Why do we book bloggers have a tendency to "confess" our book purchases rather than joyfully share them? Why do we constantly evaluate the size of our to-read piles, and lament their growth? Why do we hang our heads and apologize for coming home with new books? Why the "oops" and the "confessions" and the "broken resolutions"?
Why do we make ourselves feel badly about indulging in our reading habits? We read for pleasure, we read for intellectual stimulation, we read for our own character growth, we read for interest in other times and societies and situations, we read because we're tired or bored or sick or curious. Buying books doesn't prevent us from using libraries; it supports book culture, and it gives us the opportunity not only to recommend a book to a friend, but press a copy into their hands and say, "here, try this - it's one of my favorites."
Yes, book-buying can make us short on space (but then, doesn't any other collecting habit?) Yes, book-buying can add to the pile of books we've never read and are looking forward to trying out (but then, where's the harm in having exciting options on hand?) Yes, book-buying can cost money (but then, isn't it worth saving on a few coffees and buying an experience that will last much longer?)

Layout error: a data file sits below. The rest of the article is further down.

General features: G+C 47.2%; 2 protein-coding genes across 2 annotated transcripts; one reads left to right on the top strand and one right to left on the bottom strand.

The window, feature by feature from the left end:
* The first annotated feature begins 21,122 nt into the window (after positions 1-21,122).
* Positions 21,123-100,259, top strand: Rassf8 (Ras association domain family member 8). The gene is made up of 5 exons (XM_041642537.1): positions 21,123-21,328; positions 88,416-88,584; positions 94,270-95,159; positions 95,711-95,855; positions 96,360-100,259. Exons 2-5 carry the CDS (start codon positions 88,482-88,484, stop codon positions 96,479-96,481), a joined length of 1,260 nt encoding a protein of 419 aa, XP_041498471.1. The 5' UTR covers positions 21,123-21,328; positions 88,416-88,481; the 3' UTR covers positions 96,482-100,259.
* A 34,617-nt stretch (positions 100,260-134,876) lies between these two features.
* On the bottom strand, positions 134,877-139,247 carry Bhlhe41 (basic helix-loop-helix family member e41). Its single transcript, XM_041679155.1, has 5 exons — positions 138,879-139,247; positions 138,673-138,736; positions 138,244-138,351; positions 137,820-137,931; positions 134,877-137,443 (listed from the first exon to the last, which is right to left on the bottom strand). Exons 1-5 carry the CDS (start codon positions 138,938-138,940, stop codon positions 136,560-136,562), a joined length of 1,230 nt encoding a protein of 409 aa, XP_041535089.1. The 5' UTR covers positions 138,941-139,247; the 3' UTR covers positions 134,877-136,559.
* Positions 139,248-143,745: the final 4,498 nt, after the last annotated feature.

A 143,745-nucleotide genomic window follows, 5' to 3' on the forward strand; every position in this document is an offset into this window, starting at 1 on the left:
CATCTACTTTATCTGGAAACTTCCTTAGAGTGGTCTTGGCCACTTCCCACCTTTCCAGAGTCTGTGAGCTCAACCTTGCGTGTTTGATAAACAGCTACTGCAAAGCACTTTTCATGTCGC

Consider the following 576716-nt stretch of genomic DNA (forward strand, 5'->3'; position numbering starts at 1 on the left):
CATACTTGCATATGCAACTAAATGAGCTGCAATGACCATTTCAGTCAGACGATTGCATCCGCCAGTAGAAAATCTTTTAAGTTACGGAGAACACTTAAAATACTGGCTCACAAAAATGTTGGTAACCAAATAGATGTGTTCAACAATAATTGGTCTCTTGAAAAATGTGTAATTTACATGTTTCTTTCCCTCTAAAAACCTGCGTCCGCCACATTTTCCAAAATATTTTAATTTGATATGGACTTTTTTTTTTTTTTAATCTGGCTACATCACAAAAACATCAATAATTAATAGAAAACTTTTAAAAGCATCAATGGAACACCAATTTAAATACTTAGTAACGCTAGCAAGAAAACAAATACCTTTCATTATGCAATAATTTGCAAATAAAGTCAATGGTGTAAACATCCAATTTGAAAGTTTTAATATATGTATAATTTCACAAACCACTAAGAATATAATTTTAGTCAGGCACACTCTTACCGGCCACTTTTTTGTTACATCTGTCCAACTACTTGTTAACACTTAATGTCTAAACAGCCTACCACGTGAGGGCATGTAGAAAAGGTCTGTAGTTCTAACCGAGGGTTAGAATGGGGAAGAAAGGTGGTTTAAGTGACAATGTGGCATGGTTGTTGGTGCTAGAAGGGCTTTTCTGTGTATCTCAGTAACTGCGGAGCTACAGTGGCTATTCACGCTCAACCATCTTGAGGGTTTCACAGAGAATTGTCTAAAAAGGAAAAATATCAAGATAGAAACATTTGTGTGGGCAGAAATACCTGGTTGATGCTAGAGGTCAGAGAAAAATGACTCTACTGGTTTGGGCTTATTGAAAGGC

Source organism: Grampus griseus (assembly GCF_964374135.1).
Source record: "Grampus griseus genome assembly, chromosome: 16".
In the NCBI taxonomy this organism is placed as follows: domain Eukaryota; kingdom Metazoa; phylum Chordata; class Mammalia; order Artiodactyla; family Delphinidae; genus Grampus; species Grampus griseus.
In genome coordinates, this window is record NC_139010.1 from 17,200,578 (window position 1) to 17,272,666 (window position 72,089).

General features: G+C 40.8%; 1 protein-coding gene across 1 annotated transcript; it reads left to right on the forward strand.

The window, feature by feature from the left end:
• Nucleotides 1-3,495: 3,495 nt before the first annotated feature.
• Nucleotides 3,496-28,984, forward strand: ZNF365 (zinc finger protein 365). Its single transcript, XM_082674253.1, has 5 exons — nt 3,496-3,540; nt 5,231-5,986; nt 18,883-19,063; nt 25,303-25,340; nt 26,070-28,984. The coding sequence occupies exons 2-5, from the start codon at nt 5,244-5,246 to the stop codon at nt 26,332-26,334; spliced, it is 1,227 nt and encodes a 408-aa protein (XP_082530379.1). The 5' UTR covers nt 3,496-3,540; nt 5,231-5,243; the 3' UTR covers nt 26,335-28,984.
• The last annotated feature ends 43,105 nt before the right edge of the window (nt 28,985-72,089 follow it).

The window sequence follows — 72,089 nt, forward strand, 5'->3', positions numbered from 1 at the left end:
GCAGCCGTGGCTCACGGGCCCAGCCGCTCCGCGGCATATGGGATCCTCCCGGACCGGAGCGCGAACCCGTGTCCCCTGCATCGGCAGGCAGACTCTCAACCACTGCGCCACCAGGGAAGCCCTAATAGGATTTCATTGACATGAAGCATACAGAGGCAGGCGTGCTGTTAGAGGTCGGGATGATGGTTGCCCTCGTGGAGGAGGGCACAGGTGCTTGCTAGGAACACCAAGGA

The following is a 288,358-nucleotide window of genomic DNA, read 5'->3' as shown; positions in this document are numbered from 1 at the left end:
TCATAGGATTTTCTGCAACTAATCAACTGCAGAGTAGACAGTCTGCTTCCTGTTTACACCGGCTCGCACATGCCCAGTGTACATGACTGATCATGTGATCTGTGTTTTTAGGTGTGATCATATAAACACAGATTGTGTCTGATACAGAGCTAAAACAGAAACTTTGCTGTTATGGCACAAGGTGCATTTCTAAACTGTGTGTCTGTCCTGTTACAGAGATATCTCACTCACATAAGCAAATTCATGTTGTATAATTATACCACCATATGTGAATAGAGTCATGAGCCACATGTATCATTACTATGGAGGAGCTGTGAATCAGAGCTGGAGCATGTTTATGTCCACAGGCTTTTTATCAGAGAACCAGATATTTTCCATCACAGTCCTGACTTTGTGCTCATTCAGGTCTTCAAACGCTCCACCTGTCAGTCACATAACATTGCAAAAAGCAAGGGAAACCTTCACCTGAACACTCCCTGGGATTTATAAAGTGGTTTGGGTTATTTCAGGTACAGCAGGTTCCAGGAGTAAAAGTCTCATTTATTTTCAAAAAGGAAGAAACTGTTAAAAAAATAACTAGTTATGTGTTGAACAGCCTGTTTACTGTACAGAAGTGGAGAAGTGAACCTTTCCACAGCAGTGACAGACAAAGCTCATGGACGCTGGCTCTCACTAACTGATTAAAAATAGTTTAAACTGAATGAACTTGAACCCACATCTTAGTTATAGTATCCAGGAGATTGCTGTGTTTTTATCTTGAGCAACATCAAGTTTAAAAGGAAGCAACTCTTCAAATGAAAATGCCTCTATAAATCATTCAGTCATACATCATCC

There are good reasons to be judicious in one's book purchases; there are good reasons to be thrifty; there are good reasons to be sensitive to one's spouse, partner, or roommate if he or she isn't also a book collector. But if we've considered all of these things, and still selected a book to bring home with us, why not celebrate instead of presenting it to the blogging world with an apology? Why be ashamed? After all, we don't have to keep it once we've read it!
Evidently I'm in an introspective kind of mood today! That's all from me today; now I'm back to Religion and the Decline of Magic (for schoolwork) and Jonathan Strange and Mr. Norrell (for fun). Oh, and on the subject of not keeping books - I still intend to have a giveaway, once I've got the time to explain why Statues in a Garden (by Isabel Colegate, of The Shooting Party fame) wasn't quite my cup of tea.